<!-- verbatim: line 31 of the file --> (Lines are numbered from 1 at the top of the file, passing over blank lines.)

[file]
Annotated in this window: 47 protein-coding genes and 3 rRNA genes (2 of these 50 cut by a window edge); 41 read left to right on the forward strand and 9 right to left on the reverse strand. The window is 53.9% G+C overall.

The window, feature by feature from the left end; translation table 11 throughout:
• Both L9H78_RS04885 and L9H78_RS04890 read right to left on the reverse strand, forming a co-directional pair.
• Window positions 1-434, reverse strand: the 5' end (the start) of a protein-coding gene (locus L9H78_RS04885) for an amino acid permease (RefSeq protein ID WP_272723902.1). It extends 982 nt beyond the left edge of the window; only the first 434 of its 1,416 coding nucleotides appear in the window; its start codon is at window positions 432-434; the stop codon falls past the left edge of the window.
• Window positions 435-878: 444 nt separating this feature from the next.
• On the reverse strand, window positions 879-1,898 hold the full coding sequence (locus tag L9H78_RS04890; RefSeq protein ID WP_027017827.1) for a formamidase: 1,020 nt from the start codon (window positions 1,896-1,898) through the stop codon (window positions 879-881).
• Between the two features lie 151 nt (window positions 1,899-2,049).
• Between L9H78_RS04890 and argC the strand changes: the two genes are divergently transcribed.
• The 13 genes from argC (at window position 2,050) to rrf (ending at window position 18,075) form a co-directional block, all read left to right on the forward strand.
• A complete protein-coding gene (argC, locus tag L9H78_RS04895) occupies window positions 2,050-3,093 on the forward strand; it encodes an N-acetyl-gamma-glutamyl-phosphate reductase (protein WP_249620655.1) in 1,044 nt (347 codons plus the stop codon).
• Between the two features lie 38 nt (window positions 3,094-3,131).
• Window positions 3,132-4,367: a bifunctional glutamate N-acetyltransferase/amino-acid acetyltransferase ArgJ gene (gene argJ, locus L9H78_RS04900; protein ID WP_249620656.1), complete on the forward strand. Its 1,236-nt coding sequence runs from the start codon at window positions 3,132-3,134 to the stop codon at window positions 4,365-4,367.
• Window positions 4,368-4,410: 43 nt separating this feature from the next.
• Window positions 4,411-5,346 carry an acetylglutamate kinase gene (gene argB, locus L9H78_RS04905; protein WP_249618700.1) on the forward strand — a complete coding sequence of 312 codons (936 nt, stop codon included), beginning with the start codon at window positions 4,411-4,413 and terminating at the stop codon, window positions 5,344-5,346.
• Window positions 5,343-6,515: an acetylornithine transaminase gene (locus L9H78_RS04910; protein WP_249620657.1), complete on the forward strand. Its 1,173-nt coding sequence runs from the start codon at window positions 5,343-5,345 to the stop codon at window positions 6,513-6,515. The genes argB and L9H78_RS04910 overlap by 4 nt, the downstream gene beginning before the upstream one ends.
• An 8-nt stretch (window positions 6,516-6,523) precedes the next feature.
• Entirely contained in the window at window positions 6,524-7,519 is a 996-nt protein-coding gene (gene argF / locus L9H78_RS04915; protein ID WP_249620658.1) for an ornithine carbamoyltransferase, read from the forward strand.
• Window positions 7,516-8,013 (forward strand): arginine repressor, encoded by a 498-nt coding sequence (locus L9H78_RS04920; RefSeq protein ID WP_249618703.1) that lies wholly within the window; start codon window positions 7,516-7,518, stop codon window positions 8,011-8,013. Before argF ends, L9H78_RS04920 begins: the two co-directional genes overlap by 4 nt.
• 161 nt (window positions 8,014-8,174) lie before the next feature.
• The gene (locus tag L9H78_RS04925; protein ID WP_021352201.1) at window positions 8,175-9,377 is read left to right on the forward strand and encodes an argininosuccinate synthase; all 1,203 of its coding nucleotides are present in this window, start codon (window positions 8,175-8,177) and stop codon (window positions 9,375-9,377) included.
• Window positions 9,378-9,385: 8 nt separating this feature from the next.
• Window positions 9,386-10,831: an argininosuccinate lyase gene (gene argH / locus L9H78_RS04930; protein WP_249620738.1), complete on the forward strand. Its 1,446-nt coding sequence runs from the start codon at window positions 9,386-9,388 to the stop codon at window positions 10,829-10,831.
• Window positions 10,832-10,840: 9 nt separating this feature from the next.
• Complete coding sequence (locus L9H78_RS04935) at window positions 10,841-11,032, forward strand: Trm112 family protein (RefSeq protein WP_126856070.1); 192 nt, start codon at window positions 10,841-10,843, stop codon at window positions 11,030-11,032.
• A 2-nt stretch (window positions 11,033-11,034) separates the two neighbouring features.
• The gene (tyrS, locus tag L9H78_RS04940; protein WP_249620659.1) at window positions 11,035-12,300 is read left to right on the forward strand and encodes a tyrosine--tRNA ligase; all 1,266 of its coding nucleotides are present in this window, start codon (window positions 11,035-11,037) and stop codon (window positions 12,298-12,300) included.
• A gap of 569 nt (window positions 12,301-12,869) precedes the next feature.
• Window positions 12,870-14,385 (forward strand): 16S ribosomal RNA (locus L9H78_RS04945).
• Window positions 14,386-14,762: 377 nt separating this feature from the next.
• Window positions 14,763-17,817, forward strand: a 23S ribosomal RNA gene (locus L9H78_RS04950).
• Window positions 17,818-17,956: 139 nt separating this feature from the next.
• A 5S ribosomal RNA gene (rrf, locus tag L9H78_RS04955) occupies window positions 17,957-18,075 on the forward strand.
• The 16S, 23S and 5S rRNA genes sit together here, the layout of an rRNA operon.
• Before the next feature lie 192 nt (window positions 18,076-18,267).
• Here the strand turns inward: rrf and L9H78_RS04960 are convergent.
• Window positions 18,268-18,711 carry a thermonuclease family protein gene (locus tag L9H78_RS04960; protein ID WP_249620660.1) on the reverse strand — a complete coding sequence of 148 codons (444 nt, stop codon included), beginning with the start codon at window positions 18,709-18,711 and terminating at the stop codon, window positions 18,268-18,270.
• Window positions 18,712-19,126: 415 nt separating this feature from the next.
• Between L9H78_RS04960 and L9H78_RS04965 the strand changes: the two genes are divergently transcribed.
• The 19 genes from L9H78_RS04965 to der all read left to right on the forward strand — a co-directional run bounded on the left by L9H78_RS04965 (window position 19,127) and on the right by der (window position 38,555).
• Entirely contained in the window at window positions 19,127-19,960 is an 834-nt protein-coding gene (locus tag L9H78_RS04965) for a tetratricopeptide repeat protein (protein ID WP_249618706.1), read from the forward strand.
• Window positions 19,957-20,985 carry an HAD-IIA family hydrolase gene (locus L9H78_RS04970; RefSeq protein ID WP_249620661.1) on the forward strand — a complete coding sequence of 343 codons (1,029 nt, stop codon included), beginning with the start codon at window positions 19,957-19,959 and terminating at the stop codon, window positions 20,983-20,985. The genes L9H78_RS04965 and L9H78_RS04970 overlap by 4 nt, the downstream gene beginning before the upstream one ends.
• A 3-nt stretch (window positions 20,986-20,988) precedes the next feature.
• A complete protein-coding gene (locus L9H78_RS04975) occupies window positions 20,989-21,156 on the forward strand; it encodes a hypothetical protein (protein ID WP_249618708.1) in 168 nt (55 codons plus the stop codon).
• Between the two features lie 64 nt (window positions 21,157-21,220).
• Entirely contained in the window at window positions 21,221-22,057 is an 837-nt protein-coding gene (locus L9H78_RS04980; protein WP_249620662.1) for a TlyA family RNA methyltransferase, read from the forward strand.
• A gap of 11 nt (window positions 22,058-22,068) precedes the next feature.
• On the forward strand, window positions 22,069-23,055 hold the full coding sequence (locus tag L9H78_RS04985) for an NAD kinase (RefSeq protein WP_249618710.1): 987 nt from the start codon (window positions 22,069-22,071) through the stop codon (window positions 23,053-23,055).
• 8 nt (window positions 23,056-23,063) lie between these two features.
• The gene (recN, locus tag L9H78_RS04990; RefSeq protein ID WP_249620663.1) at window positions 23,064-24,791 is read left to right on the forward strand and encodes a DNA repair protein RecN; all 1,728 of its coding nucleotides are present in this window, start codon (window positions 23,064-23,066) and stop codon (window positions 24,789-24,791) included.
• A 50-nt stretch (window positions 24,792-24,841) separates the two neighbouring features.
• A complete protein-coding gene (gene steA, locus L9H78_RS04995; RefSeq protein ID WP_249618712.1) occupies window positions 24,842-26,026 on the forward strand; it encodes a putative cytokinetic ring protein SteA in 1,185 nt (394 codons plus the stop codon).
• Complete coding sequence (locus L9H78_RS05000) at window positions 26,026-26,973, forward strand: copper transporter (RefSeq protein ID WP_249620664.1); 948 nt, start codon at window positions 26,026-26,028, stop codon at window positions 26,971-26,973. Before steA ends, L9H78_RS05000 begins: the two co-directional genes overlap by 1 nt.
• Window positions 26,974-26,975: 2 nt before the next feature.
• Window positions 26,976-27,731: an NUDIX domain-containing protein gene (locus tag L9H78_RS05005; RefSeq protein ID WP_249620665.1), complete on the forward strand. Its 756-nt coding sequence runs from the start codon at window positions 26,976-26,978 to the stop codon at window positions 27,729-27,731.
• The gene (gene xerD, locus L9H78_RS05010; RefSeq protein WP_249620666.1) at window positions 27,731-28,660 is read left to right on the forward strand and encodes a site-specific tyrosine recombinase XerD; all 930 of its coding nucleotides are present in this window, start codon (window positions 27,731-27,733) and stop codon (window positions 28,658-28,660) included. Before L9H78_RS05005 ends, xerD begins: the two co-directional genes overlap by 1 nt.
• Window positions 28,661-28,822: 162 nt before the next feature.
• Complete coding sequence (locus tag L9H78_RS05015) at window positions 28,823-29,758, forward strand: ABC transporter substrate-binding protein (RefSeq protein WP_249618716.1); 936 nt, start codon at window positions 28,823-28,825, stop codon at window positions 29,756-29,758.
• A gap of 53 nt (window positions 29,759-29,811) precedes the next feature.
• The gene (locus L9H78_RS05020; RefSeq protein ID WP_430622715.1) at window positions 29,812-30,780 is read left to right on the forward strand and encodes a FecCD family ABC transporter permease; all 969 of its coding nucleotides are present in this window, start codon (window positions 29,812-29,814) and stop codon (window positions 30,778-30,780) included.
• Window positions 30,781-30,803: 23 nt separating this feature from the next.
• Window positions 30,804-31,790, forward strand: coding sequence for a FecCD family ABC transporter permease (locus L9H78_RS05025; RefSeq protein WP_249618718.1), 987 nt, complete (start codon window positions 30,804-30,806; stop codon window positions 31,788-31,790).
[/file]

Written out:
• Window positions 17,818-17,956: 139 nt separating this feature from the next.